While they were waiting for the Locke farm to sell they decided to travel to Europe to get more ideas about cheese-making and farm set-up. They went for four months, and for two months of that time they worked on a farm in southwest England, milking 100 does and 200 ewes for a well known cheese-maker. While they worked there Maryrose fell in love with the sheep.
“I’ve never been a goat person,” she exclaims, “I’m still not a goat person. But I fell in love with sheep there. So when we came back we told Jane and Karl that if we could sell the farm we would go into partnership with them.”
The farm sold and Maryrose and Donn came to Northland and worked there for five years side by side with the Norths. First they lived in a tent in the woods for six months, then they built a horse barn and lived in an apartment above it. Finally they built a straw bale house.
“The deal that the North’s struck with us,” Maryrose recalls, “was that they would buy the materials for the house and we would provide the labor. Then we would buy it from them when we bought the whole farm. That way they maintained ownership until the sale. We had an escape clause for everyone until the sale was final. It turned out great for all of us. It wasn’t always easy, but we rode it out.”
Just this January the couple made their last mortgage payment to the Norths and now own the farm outright. The Norths are now in northern Maine where they have a daughter and son-in-law. They bought a 40 acre homestead, built another home for themselves, and have a few sheep.
Donn and Maryrose have 57 acres in the home farm they bought from the Norths, and for twelve years have been able to lease another forty acres from a neighbor which they have fenced and which has become their primary grazing land. They are now leasing an additional 40 acres from that neighbor and are fencing it right now. Fifteen acres of their land is wooded and used for cordwood, the rest is open.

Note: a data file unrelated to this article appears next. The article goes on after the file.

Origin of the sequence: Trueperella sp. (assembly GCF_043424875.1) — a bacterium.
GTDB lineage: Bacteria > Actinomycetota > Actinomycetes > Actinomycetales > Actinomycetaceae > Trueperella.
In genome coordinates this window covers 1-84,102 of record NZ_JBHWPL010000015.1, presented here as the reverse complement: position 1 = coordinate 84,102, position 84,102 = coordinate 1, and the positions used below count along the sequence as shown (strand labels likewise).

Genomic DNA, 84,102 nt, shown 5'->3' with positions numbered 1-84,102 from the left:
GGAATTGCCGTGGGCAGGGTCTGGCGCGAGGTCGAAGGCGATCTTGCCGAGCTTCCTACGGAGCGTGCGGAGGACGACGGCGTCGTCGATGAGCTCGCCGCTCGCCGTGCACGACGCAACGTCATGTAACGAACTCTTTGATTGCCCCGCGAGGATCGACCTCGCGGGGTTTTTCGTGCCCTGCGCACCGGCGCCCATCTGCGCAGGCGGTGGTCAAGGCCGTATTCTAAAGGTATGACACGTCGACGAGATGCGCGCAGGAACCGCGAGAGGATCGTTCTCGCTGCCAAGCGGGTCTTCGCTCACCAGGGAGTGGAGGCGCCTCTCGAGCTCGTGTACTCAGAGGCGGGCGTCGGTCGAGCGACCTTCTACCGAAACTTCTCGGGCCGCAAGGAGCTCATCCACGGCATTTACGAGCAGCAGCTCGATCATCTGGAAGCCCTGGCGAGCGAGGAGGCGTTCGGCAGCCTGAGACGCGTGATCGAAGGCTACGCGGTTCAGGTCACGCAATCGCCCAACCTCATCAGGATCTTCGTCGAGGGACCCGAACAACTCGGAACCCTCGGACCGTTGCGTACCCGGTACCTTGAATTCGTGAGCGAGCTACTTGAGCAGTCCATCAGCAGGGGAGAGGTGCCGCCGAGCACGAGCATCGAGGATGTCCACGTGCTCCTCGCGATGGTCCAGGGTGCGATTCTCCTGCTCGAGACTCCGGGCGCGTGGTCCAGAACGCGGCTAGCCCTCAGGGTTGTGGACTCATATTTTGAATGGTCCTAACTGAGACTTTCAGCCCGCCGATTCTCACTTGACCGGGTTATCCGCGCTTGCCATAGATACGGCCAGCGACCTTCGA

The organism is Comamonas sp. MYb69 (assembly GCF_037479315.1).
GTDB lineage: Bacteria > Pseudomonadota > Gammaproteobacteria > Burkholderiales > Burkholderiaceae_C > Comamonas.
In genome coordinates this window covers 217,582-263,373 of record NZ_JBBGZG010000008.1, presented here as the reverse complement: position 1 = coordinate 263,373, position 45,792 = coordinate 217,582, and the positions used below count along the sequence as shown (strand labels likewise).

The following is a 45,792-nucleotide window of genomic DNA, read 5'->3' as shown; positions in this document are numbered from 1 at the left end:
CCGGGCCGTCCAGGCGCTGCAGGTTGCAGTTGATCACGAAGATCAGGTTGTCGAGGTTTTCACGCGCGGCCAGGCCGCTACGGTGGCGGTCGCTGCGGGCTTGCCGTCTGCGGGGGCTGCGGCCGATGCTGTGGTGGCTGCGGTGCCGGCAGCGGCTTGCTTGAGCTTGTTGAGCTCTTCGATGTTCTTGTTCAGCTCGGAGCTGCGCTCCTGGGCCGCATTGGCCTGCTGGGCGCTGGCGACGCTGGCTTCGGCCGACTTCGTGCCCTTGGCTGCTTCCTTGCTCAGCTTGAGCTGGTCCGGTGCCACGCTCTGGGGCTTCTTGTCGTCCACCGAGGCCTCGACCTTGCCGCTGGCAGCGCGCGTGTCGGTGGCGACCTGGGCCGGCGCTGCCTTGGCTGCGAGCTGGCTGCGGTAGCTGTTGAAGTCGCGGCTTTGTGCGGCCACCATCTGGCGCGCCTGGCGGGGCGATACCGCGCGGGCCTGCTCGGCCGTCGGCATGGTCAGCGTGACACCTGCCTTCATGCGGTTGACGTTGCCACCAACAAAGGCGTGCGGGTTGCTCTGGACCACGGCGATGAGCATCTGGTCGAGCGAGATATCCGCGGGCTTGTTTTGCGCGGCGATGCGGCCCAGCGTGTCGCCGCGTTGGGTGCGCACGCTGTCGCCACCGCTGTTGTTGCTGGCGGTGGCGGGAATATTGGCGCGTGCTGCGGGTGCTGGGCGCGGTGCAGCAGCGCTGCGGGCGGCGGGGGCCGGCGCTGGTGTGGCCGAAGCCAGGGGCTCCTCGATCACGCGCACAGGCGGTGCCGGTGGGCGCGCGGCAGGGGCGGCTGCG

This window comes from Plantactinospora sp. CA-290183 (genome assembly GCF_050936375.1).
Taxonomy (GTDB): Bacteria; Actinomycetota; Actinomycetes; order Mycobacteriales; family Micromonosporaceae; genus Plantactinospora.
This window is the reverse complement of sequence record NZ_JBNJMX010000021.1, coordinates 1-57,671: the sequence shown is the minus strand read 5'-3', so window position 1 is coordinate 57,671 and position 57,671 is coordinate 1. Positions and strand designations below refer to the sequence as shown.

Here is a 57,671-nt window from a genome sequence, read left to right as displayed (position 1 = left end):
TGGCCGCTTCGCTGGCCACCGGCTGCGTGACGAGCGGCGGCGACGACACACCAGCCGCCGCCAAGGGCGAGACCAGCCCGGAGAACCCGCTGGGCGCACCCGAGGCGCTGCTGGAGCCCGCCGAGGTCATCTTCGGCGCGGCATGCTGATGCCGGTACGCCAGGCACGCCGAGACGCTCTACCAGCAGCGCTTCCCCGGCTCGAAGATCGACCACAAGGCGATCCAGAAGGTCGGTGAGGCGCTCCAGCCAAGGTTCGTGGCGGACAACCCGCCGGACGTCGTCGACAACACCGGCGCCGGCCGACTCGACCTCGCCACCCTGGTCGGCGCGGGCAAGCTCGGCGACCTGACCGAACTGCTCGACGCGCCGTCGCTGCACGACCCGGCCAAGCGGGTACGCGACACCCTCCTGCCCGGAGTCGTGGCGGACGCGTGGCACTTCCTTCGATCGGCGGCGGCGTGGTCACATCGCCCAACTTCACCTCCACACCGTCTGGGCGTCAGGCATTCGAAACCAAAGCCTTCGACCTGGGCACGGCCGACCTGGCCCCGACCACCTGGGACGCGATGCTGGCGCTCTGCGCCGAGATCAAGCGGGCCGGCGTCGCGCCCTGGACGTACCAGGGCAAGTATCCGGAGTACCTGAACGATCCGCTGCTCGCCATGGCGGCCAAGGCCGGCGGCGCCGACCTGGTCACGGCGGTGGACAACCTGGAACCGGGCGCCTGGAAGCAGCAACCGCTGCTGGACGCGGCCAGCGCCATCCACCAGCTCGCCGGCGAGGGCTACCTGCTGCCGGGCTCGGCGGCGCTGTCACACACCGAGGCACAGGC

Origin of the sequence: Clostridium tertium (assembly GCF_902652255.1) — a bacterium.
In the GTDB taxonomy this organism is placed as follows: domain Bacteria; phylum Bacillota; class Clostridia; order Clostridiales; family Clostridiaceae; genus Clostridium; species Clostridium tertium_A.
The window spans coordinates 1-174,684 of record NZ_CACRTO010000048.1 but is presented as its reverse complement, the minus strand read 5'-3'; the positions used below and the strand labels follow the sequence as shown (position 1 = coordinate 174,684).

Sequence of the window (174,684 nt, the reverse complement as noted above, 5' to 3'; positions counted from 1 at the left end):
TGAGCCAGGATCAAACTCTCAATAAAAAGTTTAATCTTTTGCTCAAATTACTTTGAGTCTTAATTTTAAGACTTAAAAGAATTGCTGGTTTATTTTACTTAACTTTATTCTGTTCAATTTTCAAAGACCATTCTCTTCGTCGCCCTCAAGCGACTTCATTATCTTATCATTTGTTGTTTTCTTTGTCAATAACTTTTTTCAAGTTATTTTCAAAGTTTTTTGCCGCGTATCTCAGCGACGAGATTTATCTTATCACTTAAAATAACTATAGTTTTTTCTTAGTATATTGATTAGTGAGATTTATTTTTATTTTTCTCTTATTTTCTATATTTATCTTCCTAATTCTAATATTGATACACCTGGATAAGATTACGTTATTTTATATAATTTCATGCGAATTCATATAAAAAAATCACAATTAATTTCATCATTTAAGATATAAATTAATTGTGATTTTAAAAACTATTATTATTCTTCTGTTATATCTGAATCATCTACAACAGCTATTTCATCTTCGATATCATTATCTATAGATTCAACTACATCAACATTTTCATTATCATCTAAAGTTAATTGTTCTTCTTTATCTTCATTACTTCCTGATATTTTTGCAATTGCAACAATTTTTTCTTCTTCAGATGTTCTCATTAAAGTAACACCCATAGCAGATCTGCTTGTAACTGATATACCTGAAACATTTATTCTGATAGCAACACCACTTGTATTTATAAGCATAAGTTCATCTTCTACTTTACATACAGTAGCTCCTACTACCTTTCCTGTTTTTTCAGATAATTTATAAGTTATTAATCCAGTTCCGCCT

“We not only need to graze the sheep,” Maryrose observes, “we also have six horses and mules, and we make hay for them all for the winter. We think we have enough land for our grazing and hay now, but the last two years we ran short on second cutting hay — we needed to graze it instead of cutting it — and had to buy it from a neighbor.”
Compounding the demand for land is the fact that Donn and Maryrose are helping out a young couple, Scott and Aubry, who are using some of the land for an organic vegetable business as well as a raw milk dairy. Both couples also farm with horses, which increases the demand for grazing land and hay.
“Our idea was to cut a bridge,” Maryrose explains, speaking of taking on Scott and Aubry. ”How do some of these young farmers make it? They have been working on farms and gaining some really deep skill sets, but because they have been working on farms they can’t afford to buy land. How can they become farmers? How do you give them some level of autonomy?
“What will happen in the future we don’t know,” she continues. “They have committed for a year here. But it may be longer term and may be a way for them to buy into our farm and for us to retire. We don’t have children, so that is not an issue.”
There are 6 horses in all, a Suffolk Punch and two Percheron mares, and three mules which Donn – whose passion is being a teamster – likes because they are more heat tolerant than the mares. The animals are used for most draft purposes: cultivating, making hay, cutting timber, plowing snow, spreading manure, hauling carts. Maryrose and Donn also keep four pigs in the woods, which they raise on whey, and a flock of chickens. Scott and Aubrey also have a couple of steers besides their milk cows.